Text by Antonella Boisi
The first of the glamorous, photogenic works shown on the following pages takes us back in time, to the Vitra Fire Station (1991-93) of the Vitra Campus at Weil am Rhein, Germany.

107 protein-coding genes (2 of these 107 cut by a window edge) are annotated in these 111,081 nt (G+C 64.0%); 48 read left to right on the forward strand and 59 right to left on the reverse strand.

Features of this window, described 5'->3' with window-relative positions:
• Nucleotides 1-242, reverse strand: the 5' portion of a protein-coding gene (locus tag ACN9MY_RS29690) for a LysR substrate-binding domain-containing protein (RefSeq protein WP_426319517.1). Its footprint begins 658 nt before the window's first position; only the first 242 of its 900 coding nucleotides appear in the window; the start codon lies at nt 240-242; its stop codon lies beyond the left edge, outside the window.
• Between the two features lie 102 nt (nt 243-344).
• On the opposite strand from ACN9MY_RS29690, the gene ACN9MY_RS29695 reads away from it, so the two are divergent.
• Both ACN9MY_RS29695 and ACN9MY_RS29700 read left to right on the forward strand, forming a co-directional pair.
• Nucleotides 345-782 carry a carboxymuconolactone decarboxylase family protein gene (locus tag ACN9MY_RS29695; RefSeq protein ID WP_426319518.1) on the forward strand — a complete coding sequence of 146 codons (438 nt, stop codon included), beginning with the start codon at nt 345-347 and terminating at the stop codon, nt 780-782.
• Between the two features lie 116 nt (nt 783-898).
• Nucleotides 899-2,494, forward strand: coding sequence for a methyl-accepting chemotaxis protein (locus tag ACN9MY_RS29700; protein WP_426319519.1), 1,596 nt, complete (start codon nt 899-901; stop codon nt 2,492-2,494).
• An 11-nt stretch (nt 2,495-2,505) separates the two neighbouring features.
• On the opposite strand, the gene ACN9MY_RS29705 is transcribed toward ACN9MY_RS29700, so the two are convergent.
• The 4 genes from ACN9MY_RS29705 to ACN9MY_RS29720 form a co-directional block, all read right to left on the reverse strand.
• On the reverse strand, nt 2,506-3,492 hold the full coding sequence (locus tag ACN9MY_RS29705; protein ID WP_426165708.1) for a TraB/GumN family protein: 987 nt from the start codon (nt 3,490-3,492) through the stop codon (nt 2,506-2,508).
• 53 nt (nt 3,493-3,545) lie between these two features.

The first large project built by Zaha Hadid, commissioned by the president of Vitra, Rolf Fehlbaum. The first example of the imaginative and narrative power of the works of the former student and assistant of Rem Koolhaas, this construction is now a contemporary architectural icon. The first female architect to win the Pritzker Prize, in 2004. In the background, the years in Baghdad, experience in America, a fascination with Malevich and Suprematist painting as a source of design inspiration. Today she is at the helm, together with Patrik Schumacher, of a London-based studio (with about 400 designers), working in Europe, the United States, the Middle East, China and Russia. The recent past, last summer, is the moment of Prima Installation. The tribute by Swarovski, which to celebrate the 20th anniversary of the completion of the Vitra Fire Station invited the Anglo-Iraqi architect to create an architectural installation of great sculptural impact. To position directly in front of the entrance to the nude building in reinforced concrete she designed back in 1993 – a dense, detailed intersection of surfaces and planes, along independent perspective lines based on the image of fire and speed. “Congealed movement,” Hadid called it back then, “tension of the state of alarm.” Metaphorically represented by the recent site-specific work: a faceted structure composed of five polyhedral elements with sharp corners and inclined planes, made with composite materials and covered with a skin of polished, reflecting metal with a gun-metal gray color. The overall size: 11 x 8 meters, with a weight varying from 300 to 500 kg. And with LED lighting built into the seats offered by each. The work evokes the dynamism of the interior walls of the Station, subjected to a spatial manipulation that seems to make them overlap, with large sliding walls. In the words of Fehlbaum: “Few other architects would have been able to transform what was basically a modest work into an iconic sign. Zaha did just that. This is due to her incredible sense of space and her radical vision of architecture and what it can represent.” (Antonella Boisi)